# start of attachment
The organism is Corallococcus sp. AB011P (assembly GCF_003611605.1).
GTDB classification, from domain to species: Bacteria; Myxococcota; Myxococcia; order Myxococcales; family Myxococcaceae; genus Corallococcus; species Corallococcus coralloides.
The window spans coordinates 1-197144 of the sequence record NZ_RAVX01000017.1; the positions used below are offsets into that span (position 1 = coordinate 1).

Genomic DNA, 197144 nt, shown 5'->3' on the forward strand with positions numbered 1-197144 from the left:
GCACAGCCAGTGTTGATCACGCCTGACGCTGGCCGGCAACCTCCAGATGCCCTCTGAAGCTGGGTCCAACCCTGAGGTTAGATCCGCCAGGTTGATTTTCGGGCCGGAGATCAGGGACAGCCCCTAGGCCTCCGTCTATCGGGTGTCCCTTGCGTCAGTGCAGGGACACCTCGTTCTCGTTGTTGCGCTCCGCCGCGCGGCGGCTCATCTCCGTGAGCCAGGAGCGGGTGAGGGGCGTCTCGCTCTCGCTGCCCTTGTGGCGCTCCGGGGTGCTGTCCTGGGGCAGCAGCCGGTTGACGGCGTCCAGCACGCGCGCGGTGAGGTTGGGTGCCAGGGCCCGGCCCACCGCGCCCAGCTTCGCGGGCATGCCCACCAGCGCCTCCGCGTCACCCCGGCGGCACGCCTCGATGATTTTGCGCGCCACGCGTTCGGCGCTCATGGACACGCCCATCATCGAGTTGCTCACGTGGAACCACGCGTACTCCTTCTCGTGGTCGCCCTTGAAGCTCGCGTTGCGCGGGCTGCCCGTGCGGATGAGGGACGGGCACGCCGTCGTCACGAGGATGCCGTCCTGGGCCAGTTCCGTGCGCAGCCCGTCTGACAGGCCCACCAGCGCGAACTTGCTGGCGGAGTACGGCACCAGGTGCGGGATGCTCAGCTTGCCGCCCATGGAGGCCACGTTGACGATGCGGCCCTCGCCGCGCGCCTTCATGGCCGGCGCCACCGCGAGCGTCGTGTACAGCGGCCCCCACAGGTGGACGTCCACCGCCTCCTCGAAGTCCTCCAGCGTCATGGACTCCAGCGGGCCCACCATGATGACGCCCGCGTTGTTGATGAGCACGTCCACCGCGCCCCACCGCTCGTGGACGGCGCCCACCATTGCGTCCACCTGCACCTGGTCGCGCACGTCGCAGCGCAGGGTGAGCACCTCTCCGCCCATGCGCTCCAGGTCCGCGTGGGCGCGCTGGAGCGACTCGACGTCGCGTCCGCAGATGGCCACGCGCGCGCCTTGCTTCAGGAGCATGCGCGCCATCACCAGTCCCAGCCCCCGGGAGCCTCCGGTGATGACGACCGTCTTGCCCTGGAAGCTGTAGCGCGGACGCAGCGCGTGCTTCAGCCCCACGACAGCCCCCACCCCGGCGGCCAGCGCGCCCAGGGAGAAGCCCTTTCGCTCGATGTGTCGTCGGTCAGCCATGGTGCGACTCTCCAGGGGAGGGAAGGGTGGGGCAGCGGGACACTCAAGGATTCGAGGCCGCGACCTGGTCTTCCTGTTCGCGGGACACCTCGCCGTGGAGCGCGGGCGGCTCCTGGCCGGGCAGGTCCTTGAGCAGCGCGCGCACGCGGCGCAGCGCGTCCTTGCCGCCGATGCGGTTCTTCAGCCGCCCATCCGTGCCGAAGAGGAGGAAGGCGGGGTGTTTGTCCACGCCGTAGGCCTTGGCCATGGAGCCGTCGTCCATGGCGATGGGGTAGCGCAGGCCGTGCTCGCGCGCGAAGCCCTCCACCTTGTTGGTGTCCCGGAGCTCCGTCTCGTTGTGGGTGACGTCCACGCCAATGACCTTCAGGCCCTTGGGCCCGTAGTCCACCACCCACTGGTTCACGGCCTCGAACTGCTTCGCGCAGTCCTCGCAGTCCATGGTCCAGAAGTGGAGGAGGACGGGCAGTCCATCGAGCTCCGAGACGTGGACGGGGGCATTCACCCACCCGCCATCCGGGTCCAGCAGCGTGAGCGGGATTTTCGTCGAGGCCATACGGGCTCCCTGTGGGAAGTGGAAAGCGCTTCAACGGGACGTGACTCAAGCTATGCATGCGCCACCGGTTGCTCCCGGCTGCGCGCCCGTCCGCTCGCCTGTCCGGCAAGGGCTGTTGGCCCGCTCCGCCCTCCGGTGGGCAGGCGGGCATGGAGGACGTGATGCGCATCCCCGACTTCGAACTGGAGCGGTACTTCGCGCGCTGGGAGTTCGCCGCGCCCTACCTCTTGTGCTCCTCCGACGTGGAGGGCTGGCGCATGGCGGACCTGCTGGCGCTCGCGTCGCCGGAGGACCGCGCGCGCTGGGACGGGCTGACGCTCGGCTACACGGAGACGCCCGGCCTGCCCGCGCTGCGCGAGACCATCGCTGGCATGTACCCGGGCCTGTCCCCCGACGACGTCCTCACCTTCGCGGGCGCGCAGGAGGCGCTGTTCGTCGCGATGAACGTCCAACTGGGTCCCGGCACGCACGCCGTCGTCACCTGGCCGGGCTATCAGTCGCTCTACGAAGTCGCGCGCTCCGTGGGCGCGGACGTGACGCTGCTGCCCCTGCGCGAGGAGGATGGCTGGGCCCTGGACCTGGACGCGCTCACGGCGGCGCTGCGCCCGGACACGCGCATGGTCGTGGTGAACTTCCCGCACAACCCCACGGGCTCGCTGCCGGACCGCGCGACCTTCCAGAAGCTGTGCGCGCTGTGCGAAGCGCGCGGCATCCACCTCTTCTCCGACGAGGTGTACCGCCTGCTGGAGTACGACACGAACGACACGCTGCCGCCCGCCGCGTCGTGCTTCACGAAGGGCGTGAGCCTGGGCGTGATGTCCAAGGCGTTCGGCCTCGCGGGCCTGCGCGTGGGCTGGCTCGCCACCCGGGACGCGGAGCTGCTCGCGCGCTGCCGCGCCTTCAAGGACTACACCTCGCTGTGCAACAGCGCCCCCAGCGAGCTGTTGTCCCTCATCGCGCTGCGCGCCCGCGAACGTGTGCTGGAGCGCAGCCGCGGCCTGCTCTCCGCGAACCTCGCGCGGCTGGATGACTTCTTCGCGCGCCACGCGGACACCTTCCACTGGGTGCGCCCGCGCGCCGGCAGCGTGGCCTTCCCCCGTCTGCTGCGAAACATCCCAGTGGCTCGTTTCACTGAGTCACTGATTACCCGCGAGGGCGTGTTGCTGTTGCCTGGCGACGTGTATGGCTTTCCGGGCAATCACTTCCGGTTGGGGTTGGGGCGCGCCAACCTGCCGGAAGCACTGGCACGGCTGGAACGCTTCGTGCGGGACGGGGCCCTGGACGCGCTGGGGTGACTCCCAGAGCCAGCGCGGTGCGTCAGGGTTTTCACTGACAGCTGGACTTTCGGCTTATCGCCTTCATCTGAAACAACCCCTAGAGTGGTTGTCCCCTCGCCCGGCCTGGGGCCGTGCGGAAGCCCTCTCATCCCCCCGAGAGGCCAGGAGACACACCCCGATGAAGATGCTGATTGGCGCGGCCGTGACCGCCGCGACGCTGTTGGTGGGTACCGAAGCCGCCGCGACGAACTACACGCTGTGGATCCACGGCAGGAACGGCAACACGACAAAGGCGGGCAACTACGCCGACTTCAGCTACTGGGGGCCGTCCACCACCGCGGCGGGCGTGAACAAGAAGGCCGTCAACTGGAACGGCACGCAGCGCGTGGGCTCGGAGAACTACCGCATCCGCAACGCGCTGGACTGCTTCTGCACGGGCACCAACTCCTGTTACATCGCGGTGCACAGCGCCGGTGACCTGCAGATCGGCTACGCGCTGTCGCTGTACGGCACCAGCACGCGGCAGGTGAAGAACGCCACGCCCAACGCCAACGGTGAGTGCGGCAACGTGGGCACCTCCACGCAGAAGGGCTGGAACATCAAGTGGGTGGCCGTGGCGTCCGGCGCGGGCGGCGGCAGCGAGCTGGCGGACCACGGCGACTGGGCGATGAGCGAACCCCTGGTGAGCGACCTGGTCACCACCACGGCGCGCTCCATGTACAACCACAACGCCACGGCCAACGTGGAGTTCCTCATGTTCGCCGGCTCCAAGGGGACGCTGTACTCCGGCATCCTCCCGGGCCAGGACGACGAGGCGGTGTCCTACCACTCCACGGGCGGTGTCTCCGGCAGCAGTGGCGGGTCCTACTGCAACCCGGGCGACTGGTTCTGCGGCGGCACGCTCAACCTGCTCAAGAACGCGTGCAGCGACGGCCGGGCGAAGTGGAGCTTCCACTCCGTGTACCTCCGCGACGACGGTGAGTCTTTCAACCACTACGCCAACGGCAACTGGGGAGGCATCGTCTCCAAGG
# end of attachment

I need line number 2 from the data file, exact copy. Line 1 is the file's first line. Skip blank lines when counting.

GTDB classification, from domain to species: Bacteria; Myxococcota; Myxococcia; order Myxococcales; family Myxococcaceae; genus Corallococcus; species Corallococcus coralloides.